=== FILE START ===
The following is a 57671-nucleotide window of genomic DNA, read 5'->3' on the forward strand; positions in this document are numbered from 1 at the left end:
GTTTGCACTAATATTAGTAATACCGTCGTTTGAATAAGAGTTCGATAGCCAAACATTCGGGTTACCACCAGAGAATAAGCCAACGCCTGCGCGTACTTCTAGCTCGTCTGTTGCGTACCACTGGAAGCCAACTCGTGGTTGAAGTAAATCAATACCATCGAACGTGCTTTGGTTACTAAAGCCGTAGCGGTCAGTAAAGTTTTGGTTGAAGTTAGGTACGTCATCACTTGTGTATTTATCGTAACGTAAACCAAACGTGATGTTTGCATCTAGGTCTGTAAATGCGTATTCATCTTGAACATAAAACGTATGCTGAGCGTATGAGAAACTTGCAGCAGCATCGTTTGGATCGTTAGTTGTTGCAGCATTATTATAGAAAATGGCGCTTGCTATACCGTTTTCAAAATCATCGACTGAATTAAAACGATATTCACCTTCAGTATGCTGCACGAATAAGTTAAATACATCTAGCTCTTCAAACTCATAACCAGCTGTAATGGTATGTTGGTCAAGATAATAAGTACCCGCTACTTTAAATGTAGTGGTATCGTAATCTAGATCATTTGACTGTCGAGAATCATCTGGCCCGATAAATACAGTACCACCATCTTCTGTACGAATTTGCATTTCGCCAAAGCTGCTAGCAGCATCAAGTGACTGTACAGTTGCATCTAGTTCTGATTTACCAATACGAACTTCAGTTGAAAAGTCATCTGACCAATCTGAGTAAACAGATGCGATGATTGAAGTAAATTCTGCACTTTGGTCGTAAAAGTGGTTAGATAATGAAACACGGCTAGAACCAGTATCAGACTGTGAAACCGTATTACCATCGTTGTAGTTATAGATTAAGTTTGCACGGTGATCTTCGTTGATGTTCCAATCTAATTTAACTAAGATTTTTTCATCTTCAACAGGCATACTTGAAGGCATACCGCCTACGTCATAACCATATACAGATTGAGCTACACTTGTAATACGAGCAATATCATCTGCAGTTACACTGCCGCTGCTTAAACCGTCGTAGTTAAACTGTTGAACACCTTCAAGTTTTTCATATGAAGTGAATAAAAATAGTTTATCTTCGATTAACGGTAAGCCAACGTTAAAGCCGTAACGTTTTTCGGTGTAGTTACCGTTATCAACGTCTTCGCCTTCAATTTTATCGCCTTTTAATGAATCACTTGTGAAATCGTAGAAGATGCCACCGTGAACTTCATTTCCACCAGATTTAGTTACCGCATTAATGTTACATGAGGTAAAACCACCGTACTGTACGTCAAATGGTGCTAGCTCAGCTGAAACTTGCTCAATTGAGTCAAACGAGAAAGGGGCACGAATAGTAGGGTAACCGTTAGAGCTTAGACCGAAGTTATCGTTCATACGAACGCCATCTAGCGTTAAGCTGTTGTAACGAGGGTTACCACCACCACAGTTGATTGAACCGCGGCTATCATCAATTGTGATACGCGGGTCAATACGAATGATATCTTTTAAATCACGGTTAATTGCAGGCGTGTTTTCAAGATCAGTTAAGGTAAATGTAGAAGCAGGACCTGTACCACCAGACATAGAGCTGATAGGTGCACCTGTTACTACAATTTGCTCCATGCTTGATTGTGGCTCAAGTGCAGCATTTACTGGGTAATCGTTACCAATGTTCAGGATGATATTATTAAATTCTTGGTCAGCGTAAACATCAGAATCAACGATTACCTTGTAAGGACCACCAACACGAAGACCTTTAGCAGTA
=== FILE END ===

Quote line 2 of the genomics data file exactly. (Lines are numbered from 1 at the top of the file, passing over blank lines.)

GTTTGCACTAATATTAGTAATACCGTCGTTTGAATAAGAGTTCGATAGCCAAACATTCGGGTTACCACCAGAGAATAAGCCAACGCCTGCGCGTACTTCTAGCTCGTCTGTTGCGTACCACTGGAAGCCAACTCGTGGTTGAAGTAAATCAATACCATCGAACGTGCTTTGGTTACTAAAGCCGTAGCGGTCAGTAAAGTTTTGGTTGAAGTTAGGTACGTCATCACTTGTGTATTTATCGTAACGTAAACCAAACGTGATGTTTGCATCTAGGTCTGTAAATGCGTATTCATCTTGAACATAAAACGTATGCTGAGCGTATGAGAAACTTGCAGCAGCATCGTTTGGATCGTTAGTTGTTGCAGCATTATTATAGAAAATGGCGCTTGCTATACCGTTTTCAAAATCATCGACTGAATTAAAACGATATTCACCTTCAGTATGCTGCACGAATAAGTTAAATACATCTAGCTCTTCAAACTCATAACCAGCTGTAATGGTATGTTGGTCAAGATAATAAGTACCCGCTACTTTAAATGTAGTGGTATCGTAATCTAGATCATTTGACTGTCGAGAATCATCTGGCCCGATAAATACAGTACCACCATCTTCTGTACGAATTTGCATTTCGCCAAAGCTGCTAGCAGCATCAAGTGACTGTACAGTTGCATCTAGTTCTGATTTACCAATACGAACTTCAGTTGAAAAGTCATCTGACCAATCTGAGTAAACAGATGCGATGATTGAAGTAAATTCTGCACTTTGGTCGTAAAAGTGGTTAGATAATGAAACACGGCTAGAACCAGTATCAGACTGTGAAACCGTATTACCATCGTTGTAGTTATAGATTAAGTTTGCACGGTGATCTTCGTTGATGTTCCAATCTAATTTAACTAAGATTTTTTCATCTTCAACAGGCATACTTGAAGGCATACCGCCTACGTCATAACCATATACAGATTGAGCTACACTTGTAATACGAGCAATATCATCTGCAGTTACACTGCCGCTGCTTAAACCGTCGTAGTTAAACTGTTGAACACCTTCAAGTTTTTCATATGAAGTGAATAAAAATAGTTTATCTTCGATTAACGGTAAGCCAACGTTAAAGCCGTAACGTTTTTCGGTGTAGTTACCGTTATCAACGTCTTCGCCTTCAATTTTATCGCCTTTTAATGAATCACTTGTGAAATCGTAGAAGATGCCACCGTGAACTTCATTTCCACCAGATTTAGTTACCGCATTAATGTTACATGAGGTAAAACCACCGTACTGTACGTCAAATGGTGCTAGCTCAGCTGAAACTTGCTCAATTGAGTCAAACGAGAAAGGGGCACGAATAGTAGGGTAACCGTTAGAGCTTAGACCGAAGTTATCGTTCATACGAACGCCATCTAGCGTTAAGCTGTTGTAACGAGGGTTACCACCACCACAGTTGATTGAACCGCGGCTATCATCAATTGTGATACGCGGGTCAATACGAATGATATCTTTTAAATCACGGTTAATTGCAGGCGTGTTTTCAAGATCAGTTAAGGTAAATGTAGAAGCAGGACCTGTACCACCAGACATAGAGCTGATAGGTGCACCTGTTACTACAATTTGCTCCATGCTTGATTGTGGCTCAAGTGCAGCATTTACTGGGTAATCGTTACCAATGTTCAGGATGATATTATTAAATTCTTGGTCAGCGTAAACATCAGAATCAACGATTACCTTGTAAGGACCACCAACACGAAGACCTTTAGCAGTA